Treatment of hyperkalemia may include the administration of calcium, bicarbonate, insulin and dextrose 50%. Protocols vary widely in which any of these medications can be administered in the out-of-hospital setting. Common adult dosing for calcium chloride
is 8–16 mg/kg via IV, dextrose 50% at 25 grams via IV, and sodium bicarbonate administered at 1 mEq/kg of an 8.4% solution via IV. If regular insulin is administered in the out-of-hospital environment, the dosage is typically 10 units administered subcutaneously. Some protocols also call for the administration of nebulized albuterol at 2.5 mg.
Definitive therapy for patients in renal failure is provided in the hospital environment or dialysis centers. Dialysis is one of the best therapies for patients in chronic renal failure, particularly when the patient hasn’t undergone the standard scheduled therapy. Long-term treatment for a patient with ESRD may include kidney transplantation; however, prospects of obtaining a donor from a non-family member are often dim. In 2010, nearly 76,000 patients were awaiting a kidney transplant, but only 16,843 transplants were performed on patients over the age of 20.9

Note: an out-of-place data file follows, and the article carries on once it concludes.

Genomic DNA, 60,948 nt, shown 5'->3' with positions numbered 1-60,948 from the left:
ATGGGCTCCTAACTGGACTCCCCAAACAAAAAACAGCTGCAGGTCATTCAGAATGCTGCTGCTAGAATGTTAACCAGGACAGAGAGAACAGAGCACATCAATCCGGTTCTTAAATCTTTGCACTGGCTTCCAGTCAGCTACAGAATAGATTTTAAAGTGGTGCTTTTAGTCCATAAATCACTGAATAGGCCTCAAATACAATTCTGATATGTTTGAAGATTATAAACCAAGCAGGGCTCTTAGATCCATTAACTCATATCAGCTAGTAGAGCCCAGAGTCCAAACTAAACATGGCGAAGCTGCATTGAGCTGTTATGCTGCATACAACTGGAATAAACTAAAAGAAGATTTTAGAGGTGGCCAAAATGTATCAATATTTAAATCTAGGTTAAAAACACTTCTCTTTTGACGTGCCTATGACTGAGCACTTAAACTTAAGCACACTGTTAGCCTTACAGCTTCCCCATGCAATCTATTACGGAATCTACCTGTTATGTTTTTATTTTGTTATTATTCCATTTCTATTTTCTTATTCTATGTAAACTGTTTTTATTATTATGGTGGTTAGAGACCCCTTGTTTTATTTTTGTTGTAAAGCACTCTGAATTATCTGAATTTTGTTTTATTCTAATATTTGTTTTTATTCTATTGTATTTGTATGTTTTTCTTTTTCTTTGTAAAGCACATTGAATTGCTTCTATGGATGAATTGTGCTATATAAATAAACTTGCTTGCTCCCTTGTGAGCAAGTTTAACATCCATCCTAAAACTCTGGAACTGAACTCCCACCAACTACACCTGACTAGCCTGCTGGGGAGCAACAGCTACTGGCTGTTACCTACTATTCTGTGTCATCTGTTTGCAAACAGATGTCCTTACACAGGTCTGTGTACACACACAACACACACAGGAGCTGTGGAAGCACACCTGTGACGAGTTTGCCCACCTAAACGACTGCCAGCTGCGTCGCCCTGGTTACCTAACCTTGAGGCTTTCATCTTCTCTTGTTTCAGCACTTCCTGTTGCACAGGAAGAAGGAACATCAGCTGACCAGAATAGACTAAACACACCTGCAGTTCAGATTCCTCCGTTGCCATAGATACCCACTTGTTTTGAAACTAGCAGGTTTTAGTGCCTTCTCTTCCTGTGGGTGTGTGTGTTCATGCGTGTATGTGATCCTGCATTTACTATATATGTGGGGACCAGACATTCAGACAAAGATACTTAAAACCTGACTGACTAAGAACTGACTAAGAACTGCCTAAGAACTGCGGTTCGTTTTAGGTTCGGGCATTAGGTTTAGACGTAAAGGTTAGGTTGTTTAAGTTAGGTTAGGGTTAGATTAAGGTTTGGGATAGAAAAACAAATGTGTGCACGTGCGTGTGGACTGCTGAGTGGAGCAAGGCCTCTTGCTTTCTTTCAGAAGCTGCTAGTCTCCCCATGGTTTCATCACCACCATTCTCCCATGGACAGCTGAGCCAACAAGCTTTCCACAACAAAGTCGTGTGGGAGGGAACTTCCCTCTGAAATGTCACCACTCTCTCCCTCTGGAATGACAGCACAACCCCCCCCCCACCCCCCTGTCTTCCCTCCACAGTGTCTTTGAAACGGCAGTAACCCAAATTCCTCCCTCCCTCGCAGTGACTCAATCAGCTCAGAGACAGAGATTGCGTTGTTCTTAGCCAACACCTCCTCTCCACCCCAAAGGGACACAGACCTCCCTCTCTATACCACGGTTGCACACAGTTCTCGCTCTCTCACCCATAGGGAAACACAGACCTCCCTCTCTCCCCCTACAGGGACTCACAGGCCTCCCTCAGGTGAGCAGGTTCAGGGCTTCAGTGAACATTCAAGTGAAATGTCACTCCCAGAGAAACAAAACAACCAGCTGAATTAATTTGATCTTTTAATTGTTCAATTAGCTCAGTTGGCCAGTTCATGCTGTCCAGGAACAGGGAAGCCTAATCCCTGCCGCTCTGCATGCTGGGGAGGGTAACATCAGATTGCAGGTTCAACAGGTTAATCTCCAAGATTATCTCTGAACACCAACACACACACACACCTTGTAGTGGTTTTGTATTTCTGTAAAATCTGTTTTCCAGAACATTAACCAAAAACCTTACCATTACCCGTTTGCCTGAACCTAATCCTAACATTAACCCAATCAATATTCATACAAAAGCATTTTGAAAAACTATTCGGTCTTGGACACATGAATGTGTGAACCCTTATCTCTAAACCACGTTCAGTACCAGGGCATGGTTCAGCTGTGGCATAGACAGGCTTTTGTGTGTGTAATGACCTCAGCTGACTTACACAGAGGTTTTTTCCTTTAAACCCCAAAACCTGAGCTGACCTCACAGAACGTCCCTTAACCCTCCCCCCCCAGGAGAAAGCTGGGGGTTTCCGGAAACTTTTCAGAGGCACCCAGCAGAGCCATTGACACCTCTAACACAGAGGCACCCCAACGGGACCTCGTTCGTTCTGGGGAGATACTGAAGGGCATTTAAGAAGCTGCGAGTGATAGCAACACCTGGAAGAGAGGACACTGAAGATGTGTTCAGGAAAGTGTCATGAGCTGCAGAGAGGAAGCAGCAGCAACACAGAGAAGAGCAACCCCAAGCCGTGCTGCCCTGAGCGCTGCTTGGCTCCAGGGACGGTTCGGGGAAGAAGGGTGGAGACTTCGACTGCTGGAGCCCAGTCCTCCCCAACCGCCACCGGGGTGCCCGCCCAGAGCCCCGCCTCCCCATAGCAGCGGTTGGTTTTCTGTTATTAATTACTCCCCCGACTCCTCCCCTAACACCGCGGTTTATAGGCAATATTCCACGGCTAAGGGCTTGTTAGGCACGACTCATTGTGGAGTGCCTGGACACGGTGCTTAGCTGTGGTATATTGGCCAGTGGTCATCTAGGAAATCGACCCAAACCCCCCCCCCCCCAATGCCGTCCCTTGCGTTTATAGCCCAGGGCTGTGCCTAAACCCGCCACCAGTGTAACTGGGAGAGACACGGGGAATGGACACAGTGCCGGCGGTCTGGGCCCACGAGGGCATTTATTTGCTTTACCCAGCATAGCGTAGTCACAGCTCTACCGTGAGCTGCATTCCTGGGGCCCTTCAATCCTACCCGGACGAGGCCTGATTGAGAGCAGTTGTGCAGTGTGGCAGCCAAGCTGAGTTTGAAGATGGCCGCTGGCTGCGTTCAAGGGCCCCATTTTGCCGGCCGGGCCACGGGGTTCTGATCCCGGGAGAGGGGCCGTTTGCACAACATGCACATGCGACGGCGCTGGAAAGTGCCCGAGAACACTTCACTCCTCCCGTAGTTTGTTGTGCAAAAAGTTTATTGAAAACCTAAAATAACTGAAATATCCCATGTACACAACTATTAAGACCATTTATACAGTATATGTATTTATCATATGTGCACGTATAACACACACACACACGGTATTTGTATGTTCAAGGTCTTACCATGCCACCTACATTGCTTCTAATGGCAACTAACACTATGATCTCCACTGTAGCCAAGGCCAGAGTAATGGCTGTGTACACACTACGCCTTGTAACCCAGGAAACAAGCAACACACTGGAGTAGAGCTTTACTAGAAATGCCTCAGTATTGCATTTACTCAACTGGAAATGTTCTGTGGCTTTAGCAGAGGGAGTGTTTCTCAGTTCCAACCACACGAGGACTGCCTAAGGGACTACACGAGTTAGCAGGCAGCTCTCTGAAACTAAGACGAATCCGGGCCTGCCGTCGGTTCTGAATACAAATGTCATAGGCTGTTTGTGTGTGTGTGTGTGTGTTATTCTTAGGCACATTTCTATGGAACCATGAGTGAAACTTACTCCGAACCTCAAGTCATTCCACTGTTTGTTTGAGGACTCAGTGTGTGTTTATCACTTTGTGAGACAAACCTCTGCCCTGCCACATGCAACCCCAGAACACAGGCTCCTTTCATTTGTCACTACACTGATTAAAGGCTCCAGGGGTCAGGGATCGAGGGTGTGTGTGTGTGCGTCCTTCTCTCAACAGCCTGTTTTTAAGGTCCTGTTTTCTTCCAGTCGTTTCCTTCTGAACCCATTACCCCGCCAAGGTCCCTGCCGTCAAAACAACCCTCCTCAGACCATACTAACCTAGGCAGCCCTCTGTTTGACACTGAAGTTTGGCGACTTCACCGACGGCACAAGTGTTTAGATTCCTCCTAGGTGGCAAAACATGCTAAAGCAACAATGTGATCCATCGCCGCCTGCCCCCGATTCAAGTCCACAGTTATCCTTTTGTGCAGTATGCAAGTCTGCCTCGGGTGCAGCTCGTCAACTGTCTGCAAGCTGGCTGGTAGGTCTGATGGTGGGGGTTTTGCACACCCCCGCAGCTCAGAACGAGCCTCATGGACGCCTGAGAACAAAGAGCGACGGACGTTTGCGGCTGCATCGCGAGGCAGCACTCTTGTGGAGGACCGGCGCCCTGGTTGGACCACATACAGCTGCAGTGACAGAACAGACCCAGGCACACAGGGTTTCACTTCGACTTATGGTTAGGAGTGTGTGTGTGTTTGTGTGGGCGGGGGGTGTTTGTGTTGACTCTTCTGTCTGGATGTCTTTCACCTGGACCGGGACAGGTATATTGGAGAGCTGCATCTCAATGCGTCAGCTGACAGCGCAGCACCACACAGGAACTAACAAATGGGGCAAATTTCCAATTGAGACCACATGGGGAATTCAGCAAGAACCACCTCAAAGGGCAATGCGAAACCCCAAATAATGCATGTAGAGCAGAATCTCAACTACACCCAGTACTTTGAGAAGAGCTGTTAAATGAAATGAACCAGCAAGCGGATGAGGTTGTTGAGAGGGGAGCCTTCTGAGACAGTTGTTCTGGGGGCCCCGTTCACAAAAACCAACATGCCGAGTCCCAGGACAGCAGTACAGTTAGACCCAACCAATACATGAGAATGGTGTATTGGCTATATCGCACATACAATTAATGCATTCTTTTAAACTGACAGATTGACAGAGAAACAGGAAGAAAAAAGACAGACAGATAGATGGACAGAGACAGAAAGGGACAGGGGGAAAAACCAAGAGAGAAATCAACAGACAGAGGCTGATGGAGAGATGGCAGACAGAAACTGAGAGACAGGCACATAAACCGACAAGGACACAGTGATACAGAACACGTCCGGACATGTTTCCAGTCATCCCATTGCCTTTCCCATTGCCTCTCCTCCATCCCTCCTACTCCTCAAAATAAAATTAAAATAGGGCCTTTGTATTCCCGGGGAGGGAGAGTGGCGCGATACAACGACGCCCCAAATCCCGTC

Prehospital providers can be faced with a patient experiencing either acute or chronic renal failure. While the opening case presented an interesting acute renal failure patient presentation, the purpose was to focus the reader on the assessment findings and not to be distracted by atypical presentations. The general assessment approaches work well in caring for these patients, and they can be combined with some specific fact-gathering and physical assessment considerations. Standard therapy includes early administration of oxygen and establishing IV access. If fluids need to be administered, they should be provided cautiously with frequent assessments before, during and after administration. All renal failure patients should be transported to the emergency department for additional assessment and treatment. jems